Baemalen blinks at her rambling, his eyebrows slowly furrowing. He pulls the baby away from his shoulder and looks into his sleeping face. He stammers, fumbling over the beginnings of many sentences before finally coming upon “this is Grim’s child?!” He pauses, putting the pieces together. “A-and he… You?! What?”
Kel’ori grows more frantic, her eyes wide. “You can’t say anything, Bae. You can’t tell him! For him…it hasn’t happened, yet.” She bites at her bottom lip as it quivers. She closes her eyes and turns her head. “It wasn’t his choice, either. And I still have trouble forgiving him, even though I tell him I have.” She turns back, her tear-filled eyes pleading with him. “You can’t go down there. You can’t tell him. Promise me.”
Baemalen visibly flounders in his as he fidgets. He looks at the floor, then back to her. “He’s my friend. My best friend.”
The mage forces herself to calm down. She takes a few deep breaths, then looks into his eyes and purses her lips. “Not anymore, Bae. That’s why you have to stay away from him. He can’t know you’re here.” Her breath hiccups in her chest. “And if you tell him…as much as I sometimes wish it to never have happened… It would mean losing Bel.” She runs her fingertips across the smooth, soft cheeks of the infant. “I’m either a terrible friend to Grim or a terrible mother to my son… Which would you choose?”
He hesitates again, still wrapping his head around everything and his mind racing so quickly he barely hears her self-deprecation. “Y-you’re talking about…time travel. Right? And Grim—cellar Grim—is…my Grim? Yours? I-I don’t understand.”
Kel’ori takes a breath. “Fuck it. We’re from the future. Twenty-something years from now. The Grim in the cellar is the Grim you know—the one from this time. Our Grim has taken his own place in the Black Temple. I don’t remember all the details. I wasn’t listening the first time, because I wasn’t supposed to be here. I only know what my brother told me before they left.”
Baemalen swallows and again looks at the floor. “We can’t just leave him down there,” he says quietly. “Illie will be heartbroken if something happens to him. Donnie, too.”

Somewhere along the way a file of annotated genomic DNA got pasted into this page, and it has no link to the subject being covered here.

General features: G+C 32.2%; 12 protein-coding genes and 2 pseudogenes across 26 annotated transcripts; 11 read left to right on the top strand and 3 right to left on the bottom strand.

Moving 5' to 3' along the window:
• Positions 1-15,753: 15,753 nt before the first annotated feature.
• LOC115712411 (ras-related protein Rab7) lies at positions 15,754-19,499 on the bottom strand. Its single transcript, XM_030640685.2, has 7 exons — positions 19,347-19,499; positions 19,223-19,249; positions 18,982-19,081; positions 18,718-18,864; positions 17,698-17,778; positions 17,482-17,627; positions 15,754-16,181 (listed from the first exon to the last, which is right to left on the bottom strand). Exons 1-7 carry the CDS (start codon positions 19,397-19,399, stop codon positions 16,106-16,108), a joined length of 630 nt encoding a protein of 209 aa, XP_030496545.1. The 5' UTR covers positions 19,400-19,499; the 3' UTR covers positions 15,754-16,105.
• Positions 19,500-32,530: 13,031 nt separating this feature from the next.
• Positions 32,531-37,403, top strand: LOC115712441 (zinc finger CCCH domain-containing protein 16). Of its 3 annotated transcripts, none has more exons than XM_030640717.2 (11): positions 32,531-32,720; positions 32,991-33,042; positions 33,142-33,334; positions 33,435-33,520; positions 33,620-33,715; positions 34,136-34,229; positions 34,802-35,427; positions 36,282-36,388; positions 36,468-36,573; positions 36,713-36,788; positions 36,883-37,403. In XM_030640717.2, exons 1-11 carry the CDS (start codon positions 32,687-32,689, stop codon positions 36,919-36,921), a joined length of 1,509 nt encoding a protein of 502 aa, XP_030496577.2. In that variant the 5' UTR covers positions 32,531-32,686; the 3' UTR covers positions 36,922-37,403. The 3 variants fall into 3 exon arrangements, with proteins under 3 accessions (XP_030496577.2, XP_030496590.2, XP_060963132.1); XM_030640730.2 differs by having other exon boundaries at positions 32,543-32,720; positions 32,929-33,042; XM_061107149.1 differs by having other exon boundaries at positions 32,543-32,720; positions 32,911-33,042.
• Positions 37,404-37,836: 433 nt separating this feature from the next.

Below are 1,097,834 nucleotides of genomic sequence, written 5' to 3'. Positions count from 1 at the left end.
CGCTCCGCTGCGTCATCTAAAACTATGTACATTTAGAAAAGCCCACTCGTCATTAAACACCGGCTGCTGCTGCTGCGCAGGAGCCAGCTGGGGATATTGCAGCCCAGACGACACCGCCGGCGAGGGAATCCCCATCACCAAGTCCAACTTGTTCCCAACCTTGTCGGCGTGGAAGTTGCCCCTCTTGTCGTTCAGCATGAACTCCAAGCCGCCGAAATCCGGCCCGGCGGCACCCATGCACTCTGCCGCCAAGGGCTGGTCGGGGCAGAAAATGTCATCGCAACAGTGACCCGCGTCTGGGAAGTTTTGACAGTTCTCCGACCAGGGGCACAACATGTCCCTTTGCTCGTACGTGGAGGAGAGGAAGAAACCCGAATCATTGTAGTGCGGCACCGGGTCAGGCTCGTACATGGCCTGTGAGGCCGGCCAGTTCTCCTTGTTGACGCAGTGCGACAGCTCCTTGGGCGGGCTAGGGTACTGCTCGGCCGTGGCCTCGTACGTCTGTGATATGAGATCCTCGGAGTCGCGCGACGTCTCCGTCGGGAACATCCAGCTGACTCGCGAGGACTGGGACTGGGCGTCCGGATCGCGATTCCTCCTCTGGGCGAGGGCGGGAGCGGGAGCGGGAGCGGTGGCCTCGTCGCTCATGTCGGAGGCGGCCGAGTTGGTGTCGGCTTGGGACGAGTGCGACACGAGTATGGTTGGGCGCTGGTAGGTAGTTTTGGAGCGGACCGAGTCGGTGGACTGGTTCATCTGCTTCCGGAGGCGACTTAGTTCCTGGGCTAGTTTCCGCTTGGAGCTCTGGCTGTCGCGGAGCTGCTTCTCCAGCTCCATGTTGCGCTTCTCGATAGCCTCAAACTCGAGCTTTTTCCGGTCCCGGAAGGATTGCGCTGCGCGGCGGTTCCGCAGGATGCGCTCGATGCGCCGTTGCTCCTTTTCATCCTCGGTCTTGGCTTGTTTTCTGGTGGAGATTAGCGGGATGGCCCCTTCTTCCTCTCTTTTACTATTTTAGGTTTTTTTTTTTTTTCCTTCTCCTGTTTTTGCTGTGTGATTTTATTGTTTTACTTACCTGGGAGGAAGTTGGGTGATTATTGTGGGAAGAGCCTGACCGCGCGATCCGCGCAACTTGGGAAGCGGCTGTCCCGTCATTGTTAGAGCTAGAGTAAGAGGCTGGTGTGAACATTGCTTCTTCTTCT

“I don’t know who those people are. But, if the plan works, they’ll never know Grim was gone. They’ll never know a version of him from the future was with them. Once he’s done in there, Ana will come get this Grim, and they’ll just…put him back. But they can’t do that if he won’t eat. If he doesn’t eat and he dies… It’ll change everything.” She frowns and rubs at her temples.
Baemalen tenses. “No, we can’t let him die. And if he can’t see me, then I can’t help.” He paces a bit again. “Illie was always really good at convincing him to do stuff with her sweetness. But he likes her.” He bites at his lip in thought. “He’s also just really hardheaded. If you give him enough time he may come around.”
“In my time he’s always with Ali. She can convince him to do pretty much anything just to make her smile. He’d also literally die for Diori if she asked him to. Not really options, from where I’m sitting.” As though she’s just remembered, she motions at the fireplace. “I made more stew. Go ahead and eat.”
Baemalen glances at the stew, his headache slowly coming back as his adrenaline fades. He hands over the infant. “Ali? The death knight girl?” He frowns at the implications. “Does something happen to Illie? Why else would he leave her?”
Kel’ori’s brow furrows. “Leave her? I… I honestly don’t know. I’m sorry. All I know is he’s kinda stuck on Ali, but they’re not, like, together, but also they had this thing like fifty years ago—my time, of course. And they had a kid. My little sister. Adopted, obviously.” She shrugs and leans her head back. “Maybe they just didn’t work out. I know some Illidari, once they were brought back, a lot of them didn’t…get along with society. Too much time spent alone. Which I shouldn’t be telling you because you might try to change things.”
Baemalen nods, his brow furrowing further as he thinks. “He has another child?” He shakes his head as though the act will rid him of his confusion, but a sadness seeps into his heart. “She must not have made it, then. Illie isn’t as big a coward as me, but she’s not as strong as him.” He sighs, then smiles as he feels tears stinging his eyes at the thought. “Sorry for freaking out. This is just…a lot of information at once.”
“I know. I’m sorry. The others can explain it better. It’s just hard knowing that all I’d have to do is go down there and tell that Grim anything, and things would change. I could show him the little girl in Stormwind right now, and he’d probably change his whole life around to spend time with her, just like he did in the future.” She stares off into space. “I could go tell myself my future as well.”